The Real Reason This Bottle Of Whiskey Sold For $559,200

You read the headline and clicked. So, you're at least aware that over the past couple of days a bottle of whiskey sold for more than $500,000.

On January 14, Airport World reported that after a bidding skirmish between eight customers, a bottle of Yamazaki 55-year-old whisky kept in a duty-free store in Istanbul Airport was sold for €488,000, which, depending on the day, roughly converts to $559,200 (via Food & Wine). Part of the reason the bottle was so expensive was the sheer scarcity of it. The Airport World piece explains that the bottles were released in two 100-bottle launches. One occurred in 2020 and was distributed throughout Japan via a lottery system. The second was given out in 2021.

Unfortunately for us, the whisky might just be that good – provided that you can afford it. Writing for DMARGE, Jamie Weiss described the 55-year-old Yamazaki as "unlike any other whisky – hell, unlike any other liquid – I've ever put past my lips." Just as unfortunately for him, however, is the fact that after managing to try it, other Japanese whiskeys could never compare. So, the rest of us aren't missing too much then.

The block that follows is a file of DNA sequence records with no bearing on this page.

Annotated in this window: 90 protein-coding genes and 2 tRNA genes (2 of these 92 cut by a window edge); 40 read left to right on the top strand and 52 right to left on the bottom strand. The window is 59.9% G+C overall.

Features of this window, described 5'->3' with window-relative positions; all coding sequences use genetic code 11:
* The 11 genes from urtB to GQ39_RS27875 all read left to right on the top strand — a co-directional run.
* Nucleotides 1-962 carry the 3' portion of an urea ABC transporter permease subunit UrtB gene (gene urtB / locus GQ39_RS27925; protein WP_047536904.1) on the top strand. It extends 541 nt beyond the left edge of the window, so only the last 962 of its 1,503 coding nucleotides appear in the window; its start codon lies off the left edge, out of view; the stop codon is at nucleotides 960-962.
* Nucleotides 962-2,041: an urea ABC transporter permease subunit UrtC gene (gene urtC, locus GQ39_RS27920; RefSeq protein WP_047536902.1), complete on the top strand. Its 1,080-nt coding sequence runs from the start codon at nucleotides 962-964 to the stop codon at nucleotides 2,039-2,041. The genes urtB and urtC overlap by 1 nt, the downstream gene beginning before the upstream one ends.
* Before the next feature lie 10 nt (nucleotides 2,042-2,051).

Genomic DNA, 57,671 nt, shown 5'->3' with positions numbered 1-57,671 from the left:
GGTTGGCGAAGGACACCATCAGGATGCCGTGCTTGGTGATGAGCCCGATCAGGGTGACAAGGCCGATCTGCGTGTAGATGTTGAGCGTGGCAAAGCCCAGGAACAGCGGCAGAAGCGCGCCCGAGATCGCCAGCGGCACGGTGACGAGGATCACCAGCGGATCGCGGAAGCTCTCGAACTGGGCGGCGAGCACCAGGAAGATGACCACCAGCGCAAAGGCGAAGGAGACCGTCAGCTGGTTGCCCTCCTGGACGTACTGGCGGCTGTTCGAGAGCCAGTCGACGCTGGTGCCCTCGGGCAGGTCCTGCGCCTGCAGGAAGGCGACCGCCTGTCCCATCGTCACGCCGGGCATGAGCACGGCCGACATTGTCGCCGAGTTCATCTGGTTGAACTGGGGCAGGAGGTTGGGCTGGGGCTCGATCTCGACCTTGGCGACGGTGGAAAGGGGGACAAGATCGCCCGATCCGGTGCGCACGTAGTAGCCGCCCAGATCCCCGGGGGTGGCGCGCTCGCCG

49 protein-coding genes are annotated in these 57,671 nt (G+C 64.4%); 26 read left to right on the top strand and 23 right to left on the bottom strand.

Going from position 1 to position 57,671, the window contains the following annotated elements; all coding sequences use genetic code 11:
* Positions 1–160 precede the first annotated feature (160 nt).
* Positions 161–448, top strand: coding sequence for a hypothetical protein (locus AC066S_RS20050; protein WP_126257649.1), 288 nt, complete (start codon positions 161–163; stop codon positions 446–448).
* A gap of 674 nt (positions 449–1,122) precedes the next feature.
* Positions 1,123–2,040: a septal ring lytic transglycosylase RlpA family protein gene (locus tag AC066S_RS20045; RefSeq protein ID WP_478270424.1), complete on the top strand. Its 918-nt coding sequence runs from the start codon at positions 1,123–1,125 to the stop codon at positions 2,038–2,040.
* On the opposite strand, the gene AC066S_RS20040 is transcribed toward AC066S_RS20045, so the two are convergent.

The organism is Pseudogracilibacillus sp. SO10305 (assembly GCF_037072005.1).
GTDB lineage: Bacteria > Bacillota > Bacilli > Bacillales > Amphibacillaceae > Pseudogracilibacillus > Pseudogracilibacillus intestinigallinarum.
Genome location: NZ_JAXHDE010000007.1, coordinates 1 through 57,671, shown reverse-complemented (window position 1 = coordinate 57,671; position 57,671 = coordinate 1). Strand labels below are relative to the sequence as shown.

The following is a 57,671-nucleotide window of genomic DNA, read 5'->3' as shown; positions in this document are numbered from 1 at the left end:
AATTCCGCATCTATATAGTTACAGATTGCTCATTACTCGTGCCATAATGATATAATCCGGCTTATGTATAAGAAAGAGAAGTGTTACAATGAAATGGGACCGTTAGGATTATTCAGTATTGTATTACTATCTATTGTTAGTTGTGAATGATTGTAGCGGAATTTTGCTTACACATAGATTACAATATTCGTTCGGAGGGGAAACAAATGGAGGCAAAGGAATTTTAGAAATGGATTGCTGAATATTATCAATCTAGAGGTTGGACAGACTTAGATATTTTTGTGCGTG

But why is it so expensive?

As Airport World mentioned, the 55-year-old Yamazaki was so expensive because of scarcity. However, that is only one part of the story. In a 2018 interview with Road & Kingdoms, Brian Ashcraft, author of "Japanese Whisky: The Ultimate Guide to the World's Most Desirable Spirit with Tasting Notes from Japan's Leading Whisky Blogger," explained that in the early '80s, Japanese whisky waned in domestic popularity. Shochu had shown up. It was new, different, and trendy. So, Suntory, the company that produces Yamazaki, began to produce less whisky.

In 2006, the popularity and prices of Japanese whisky began to rise again because, with less whisky produced in the '80s, there was a natural scarcity of the suddenly popular spirit. The price never looked back. That's only the first part though. The second is that in December 2021, Suntory announced it will raise the price of its product. 

As Forbes detailed, the point is that the company needed more money to invest in production to meet demand. After all, they spent decades working under more cramped conditions. So, the 55-year-old Yamazaki was already set up to be an expensive whisky by virtue of its place in the waning days of early Japanese whisky distilling. And, of course, it's delectable.